Chicago Tribune: Canopy’s Pilsen LEED Multi-generational Home

Making Room for Mom and Dad: How Chicago Homeowners are Making Multigenerational Homes Work

by Carisa Crawford Chappell

January 2, 2020

The Chicago Tribune had a feature article in the Sunday Real Estate section on multigenerational living solutions in Chicago, featuring Canopy principal Jaime Torres Carmona and the firm’s work on the multigenerational family LEED-Green home in Pilsen. See excerpt below:

Jaime Torres, founder and principal of Canopy Architecture + Design in Chicago, said that Midwest designers, developers and homeowners are soul searching to find the right balance among different generations living with one another.

He said people are adjusting their home to make it more livable for both aging grandparents and adult children looking to move back in. “It just makes sense from both a cost standpoint and a social health and wellness standpoint,” he said.

Torres is building multigenerational homes in Little Village and Pilsen. He started designing multigenerational homes in the area about six years ago after homeowners contacted him about their dilemma. They had bought a lot in Pilsen next to a park and a senior living facility and wanted their aging parents to live with them.

Torres’ solution was to build a three story, two-unit home for both generations. “It’s not a suburban McMansion,” he said. Instead, it’s a fairly modest sized home with about 1,100 square feet per floor. It has three bedrooms and two bathrooms on the first two floors, and a one-bedroom apartment on the lower garden unit.

“The idea is that you minimize the amount of vertical changes from one floor to another, so you have a really simple way to navigate it if you have a cane,” he said.

Torres, who grew up in Mexico City, said that during his childhood it was second nature to grow up around extended family like grandparents and aunts and uncles. “And now in Chicago, I think there’s a good number of folks, whether Latino or other cultures, that do the same. It’s just the human instinct of being able to grow around your family,” he said.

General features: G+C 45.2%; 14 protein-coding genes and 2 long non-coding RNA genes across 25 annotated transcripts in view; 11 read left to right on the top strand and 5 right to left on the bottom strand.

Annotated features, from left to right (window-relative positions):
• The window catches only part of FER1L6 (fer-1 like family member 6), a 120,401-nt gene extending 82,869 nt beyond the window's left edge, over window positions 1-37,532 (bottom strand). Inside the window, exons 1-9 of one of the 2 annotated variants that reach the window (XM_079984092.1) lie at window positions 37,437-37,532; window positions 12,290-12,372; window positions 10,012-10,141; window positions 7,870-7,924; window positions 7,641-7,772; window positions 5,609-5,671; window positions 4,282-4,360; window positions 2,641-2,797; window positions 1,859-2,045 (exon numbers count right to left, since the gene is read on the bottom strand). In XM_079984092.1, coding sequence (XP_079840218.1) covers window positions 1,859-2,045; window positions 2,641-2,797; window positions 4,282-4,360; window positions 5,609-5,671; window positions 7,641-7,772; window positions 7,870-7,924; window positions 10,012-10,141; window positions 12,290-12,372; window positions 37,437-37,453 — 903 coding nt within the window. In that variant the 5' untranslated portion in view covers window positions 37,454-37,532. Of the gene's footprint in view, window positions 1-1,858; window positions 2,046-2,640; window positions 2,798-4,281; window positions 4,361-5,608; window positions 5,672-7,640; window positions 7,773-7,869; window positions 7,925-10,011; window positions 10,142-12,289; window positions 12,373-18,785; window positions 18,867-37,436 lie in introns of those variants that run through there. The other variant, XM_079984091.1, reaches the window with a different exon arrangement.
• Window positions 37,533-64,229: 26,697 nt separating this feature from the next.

After eyeing his first multigenerational home design, another family requested something similar from Torres. Rosy Lawson’s maternal grandparents lived until they were 98 and 102 with family all around them. About five years ago she realized her own parents may live just as long, so she and her siblings decided they wanted their parents closer to them.

“My dad adamantly wanted to maintain a sense of independence,” she said, and that ruled out initial thoughts of renovating her own home to accommodate her parents. Instead, the family had a new structure built next to her existing home in Pilsen.

To accommodate Lawson’s needs, Torres is building a LEED-certified home with three apartments, one for the grandparents and one for other extended family and one that will be used as flexible space for kids coming home from college or to rent out through an Airbnb platform for extra income. He also carved out more green space for the entire family to enjoy the outdoors together.

Read the full article HERE!